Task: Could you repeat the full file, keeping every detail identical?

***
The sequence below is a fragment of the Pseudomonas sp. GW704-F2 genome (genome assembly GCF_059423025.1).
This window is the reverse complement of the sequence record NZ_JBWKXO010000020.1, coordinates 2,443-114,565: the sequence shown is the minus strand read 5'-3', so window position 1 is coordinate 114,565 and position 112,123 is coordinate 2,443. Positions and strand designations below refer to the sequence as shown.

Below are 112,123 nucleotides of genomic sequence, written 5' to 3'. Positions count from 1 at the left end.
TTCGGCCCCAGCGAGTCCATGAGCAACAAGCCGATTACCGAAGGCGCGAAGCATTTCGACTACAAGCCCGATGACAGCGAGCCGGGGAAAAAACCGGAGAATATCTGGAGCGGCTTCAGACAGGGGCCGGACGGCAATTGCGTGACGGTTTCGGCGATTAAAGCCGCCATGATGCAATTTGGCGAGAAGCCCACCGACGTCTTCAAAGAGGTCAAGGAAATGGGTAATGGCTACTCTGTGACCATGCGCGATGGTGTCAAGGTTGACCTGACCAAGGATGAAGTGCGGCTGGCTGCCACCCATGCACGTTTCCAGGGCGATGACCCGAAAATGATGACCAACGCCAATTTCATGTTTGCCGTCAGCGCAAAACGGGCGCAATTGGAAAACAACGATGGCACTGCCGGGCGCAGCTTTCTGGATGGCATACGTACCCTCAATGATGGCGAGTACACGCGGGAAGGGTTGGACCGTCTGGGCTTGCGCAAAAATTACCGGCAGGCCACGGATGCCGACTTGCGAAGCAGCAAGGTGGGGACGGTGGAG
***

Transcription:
The sequence below is a fragment of the Pseudomonas sp. GW704-F2 genome (genome assembly GCF_059423025.1).
This window is the reverse complement of the sequence record NZ_JBWKXO010000020.1, coordinates 2,443-114,565: the sequence shown is the minus strand read 5'-3', so window position 1 is coordinate 114,565 and position 112,123 is coordinate 2,443. Positions and strand designations below refer to the sequence as shown.

Below are 112,123 nucleotides of genomic sequence, written 5' to 3'. Positions count from 1 at the left end.
TTCGGCCCCAGCGAGTCCATGAGCAACAAGCCGATTACCGAAGGCGCGAAGCATTTCGACTACAAGCCCGATGACAGCGAGCCGGGGAAAAAACCGGAGAATATCTGGAGCGGCTTCAGACAGGGGCCGGACGGCAATTGCGTGACGGTTTCGGCGATTAAAGCCGCCATGATGCAATTTGGCGAGAAGCCCACCGACGTCTTCAAAGAGGTCAAGGAAATGGGTAATGGCTACTCTGTGACCATGCGCGATGGTGTCAAGGTTGACCTGACCAAGGATGAAGTGCGGCTGGCTGCCACCCATGCACGTTTCCAGGGCGATGACCCGAAAATGATGACCAACGCCAATTTCATGTTTGCCGTCAGCGCAAAACGGGCGCAATTGGAAAACAACGATGGCACTGCCGGGCGCAGCTTTCTGGATGGCATACGTACCCTCAATGATGGCGAGTACACGCGGGAAGGGTTGGACCGTCTGGGCTTGCGCAAAAATTACCGGCAGGCCACGGATGCCGACTTGCGAAGCAGCAAGGTGGGGACGGTGGAG